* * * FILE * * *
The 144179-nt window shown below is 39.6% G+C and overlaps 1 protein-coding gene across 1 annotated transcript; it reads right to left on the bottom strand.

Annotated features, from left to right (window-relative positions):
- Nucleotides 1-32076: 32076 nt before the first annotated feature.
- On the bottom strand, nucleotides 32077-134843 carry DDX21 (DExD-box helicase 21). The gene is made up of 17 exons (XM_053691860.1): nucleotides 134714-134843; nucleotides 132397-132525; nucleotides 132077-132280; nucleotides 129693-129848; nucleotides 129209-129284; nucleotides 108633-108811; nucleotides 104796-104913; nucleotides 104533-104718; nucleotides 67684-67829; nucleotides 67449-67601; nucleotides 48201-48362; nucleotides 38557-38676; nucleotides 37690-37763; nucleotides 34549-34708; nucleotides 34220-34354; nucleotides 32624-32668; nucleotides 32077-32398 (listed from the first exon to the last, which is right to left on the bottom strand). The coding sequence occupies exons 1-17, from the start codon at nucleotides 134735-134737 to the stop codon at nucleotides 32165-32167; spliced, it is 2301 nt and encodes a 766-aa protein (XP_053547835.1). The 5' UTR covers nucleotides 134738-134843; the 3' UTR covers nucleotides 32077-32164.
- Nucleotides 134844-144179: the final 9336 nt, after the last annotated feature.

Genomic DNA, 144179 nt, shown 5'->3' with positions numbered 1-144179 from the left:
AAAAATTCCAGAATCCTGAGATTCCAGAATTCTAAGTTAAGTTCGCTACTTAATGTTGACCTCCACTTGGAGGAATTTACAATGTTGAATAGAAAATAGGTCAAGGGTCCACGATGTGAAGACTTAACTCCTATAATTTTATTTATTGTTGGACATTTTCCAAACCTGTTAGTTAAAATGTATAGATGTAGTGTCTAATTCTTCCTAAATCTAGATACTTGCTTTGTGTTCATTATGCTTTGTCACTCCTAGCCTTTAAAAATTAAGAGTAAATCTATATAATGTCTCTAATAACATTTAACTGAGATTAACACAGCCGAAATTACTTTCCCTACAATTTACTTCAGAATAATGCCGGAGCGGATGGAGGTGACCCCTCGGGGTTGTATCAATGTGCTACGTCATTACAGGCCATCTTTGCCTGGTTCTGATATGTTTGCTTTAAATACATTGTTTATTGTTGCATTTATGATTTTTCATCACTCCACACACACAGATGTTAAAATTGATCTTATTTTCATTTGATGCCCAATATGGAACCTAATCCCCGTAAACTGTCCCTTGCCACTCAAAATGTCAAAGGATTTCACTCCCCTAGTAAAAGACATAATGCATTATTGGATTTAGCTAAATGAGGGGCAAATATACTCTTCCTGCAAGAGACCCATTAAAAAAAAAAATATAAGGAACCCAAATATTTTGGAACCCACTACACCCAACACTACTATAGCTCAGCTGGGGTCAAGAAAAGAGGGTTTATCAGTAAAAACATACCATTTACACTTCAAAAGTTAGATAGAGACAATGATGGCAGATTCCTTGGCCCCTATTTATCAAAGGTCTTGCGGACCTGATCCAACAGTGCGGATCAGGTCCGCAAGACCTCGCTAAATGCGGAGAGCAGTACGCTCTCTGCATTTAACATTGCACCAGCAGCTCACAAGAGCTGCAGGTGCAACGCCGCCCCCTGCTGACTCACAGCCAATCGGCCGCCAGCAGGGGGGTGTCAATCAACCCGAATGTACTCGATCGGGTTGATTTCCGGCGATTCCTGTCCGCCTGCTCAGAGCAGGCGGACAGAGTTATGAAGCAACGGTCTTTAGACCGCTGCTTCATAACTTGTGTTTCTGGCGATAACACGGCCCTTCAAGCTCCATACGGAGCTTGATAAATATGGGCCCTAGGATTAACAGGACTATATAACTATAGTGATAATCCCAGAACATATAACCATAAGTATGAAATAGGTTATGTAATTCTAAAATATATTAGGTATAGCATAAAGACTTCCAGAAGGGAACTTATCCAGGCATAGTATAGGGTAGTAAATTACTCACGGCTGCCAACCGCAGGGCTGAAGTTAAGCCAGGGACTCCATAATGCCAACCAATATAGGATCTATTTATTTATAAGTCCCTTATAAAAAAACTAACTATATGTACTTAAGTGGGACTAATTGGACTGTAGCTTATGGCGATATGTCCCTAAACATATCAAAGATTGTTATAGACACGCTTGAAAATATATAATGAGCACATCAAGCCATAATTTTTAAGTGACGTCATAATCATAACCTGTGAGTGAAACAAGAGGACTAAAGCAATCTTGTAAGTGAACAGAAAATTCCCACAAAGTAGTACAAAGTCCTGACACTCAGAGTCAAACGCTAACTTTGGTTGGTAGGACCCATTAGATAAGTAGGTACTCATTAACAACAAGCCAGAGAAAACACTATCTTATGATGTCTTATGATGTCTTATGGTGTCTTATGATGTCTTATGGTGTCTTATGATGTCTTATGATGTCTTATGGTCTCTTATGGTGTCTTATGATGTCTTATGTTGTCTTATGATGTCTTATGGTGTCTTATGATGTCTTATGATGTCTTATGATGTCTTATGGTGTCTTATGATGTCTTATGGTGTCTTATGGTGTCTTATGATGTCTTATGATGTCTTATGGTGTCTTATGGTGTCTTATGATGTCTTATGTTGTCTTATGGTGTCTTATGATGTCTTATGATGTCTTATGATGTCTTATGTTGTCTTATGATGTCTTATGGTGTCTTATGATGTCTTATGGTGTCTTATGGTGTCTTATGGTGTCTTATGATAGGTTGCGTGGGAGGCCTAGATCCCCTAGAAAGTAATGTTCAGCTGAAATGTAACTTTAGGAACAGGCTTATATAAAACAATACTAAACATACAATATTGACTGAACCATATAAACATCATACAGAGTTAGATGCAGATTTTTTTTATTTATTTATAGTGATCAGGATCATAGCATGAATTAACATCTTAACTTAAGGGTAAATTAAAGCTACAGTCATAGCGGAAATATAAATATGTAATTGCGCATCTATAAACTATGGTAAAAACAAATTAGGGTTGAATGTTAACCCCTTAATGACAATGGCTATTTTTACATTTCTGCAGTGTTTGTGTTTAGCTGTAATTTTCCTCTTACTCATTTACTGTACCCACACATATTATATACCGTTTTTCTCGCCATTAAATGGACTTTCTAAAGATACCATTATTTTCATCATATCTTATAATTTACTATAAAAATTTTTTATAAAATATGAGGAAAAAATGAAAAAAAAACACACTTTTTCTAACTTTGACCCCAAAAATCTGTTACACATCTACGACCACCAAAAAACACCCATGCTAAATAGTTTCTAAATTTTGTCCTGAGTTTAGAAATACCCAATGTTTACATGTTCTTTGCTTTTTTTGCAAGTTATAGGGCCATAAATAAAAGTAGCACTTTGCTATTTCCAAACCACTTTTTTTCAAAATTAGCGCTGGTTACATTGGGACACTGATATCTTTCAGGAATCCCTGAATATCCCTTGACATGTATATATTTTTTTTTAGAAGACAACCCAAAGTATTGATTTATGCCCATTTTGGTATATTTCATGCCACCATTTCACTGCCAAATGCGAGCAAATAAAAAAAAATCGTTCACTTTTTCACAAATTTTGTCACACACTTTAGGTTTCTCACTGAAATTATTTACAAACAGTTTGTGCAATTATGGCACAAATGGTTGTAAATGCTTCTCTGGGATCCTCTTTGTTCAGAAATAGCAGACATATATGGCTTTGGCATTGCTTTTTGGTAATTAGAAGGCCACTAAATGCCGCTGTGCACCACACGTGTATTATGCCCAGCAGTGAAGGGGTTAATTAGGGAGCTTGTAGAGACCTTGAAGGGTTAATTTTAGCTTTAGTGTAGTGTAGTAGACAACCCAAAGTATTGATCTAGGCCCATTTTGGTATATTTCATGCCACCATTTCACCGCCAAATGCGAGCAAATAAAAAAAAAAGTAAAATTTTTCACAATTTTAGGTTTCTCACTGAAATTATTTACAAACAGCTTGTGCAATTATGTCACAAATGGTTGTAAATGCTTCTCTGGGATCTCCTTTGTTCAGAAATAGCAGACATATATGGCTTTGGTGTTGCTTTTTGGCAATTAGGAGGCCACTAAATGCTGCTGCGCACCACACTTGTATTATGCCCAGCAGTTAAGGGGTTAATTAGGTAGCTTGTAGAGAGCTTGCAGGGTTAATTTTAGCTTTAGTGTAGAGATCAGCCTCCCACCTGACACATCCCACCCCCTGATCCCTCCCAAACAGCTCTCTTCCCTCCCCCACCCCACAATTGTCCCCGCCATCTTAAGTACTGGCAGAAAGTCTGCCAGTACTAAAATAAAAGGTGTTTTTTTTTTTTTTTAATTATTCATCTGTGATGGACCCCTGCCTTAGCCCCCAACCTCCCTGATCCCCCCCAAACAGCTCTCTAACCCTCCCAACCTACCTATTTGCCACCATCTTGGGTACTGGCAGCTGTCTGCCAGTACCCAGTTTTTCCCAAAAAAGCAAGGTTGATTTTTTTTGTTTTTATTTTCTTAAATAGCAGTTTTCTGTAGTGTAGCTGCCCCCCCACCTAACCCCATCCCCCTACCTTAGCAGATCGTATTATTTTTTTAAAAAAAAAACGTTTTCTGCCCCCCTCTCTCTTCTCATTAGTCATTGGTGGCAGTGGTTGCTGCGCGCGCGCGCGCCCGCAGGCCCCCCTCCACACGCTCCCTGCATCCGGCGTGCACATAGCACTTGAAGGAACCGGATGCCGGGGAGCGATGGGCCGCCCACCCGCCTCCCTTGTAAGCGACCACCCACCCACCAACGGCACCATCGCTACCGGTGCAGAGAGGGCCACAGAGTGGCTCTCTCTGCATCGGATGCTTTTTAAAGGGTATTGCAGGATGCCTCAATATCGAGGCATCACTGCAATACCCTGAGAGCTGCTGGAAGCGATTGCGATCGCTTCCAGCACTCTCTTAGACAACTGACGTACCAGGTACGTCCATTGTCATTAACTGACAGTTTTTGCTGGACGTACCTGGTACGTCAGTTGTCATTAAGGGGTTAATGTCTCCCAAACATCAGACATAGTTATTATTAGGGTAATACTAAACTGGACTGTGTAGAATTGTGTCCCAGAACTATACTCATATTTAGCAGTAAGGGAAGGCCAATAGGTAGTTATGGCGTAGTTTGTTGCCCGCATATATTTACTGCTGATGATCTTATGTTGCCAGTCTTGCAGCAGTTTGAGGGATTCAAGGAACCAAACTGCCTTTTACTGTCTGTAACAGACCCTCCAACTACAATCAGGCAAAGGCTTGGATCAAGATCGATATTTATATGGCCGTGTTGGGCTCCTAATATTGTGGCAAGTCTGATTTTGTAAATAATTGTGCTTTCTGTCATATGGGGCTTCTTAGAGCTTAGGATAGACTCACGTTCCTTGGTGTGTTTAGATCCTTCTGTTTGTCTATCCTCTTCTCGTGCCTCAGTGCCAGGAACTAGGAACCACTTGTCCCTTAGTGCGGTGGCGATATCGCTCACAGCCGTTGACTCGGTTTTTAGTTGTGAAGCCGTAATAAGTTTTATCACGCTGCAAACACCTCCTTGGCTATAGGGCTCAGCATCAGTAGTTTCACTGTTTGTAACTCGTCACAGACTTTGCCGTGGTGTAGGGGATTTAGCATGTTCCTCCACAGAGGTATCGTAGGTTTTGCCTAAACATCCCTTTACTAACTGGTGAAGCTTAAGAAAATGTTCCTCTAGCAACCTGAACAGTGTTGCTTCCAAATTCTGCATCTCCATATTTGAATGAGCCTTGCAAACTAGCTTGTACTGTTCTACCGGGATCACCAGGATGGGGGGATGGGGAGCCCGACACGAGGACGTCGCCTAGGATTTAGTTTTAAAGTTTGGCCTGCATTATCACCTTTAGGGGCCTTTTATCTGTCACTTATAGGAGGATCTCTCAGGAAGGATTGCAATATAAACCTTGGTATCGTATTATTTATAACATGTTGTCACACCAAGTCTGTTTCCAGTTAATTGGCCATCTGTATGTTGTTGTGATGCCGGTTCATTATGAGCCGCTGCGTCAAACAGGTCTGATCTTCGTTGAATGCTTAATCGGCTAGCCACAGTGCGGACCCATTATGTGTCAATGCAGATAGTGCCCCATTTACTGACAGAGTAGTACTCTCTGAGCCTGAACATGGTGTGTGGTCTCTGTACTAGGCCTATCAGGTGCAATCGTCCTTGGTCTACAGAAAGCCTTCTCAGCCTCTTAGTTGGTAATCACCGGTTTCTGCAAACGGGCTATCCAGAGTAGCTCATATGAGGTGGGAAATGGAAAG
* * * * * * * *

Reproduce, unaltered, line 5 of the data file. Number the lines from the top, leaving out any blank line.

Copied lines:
- Nucleotides 134844-144179: the final 9336 nt, after the last annotated feature.